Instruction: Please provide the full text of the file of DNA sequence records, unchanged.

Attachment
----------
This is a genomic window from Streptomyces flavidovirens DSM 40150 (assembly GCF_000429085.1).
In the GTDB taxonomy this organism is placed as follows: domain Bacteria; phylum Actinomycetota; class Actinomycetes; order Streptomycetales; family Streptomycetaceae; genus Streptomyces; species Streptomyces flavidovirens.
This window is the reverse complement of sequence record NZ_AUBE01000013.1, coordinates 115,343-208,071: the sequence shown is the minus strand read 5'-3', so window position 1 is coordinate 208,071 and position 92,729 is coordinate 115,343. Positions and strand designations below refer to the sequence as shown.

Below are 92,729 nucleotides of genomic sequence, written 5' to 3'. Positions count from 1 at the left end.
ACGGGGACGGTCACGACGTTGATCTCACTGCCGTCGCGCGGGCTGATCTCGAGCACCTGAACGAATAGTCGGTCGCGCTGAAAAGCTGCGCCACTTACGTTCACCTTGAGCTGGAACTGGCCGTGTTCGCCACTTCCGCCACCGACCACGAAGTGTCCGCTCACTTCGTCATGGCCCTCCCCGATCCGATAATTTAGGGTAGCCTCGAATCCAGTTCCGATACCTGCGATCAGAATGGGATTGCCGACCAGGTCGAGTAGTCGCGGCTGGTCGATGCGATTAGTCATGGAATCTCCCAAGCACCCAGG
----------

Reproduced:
This is a genomic window from Streptomyces flavidovirens DSM 40150 (assembly GCF_000429085.1).
In the GTDB taxonomy this organism is placed as follows: domain Bacteria; phylum Actinomycetota; class Actinomycetes; order Streptomycetales; family Streptomycetaceae; genus Streptomyces; species Streptomyces flavidovirens.
This window is the reverse complement of sequence record NZ_AUBE01000013.1, coordinates 115,343-208,071: the sequence shown is the minus strand read 5'-3', so window position 1 is coordinate 208,071 and position 92,729 is coordinate 115,343. Positions and strand designations below refer to the sequence as shown.

Below are 92,729 nucleotides of genomic sequence, written 5' to 3'. Positions count from 1 at the left end.
ACGGGGACGGTCACGACGTTGATCTCACTGCCGTCGCGCGGGCTGATCTCGAGCACCTGAACGAATAGTCGGTCGCGCTGAAAAGCTGCGCCACTTACGTTCACCTTGAGCTGGAACTGGCCGTGTTCGCCACTTCCGCCACCGACCACGAAGTGTCCGCTCACTTCGTCATGGCCCTCCCCGATCCGATAATTTAGGGTAGCCTCGAATCCAGTTCCGATACCTGCGATCAGAATGGGATTGCCGACCAGGTCGAGTAGTCGCGGCTGGTCGATGCGATTAGTCATGGAATCTCCCAAGCACCCAGG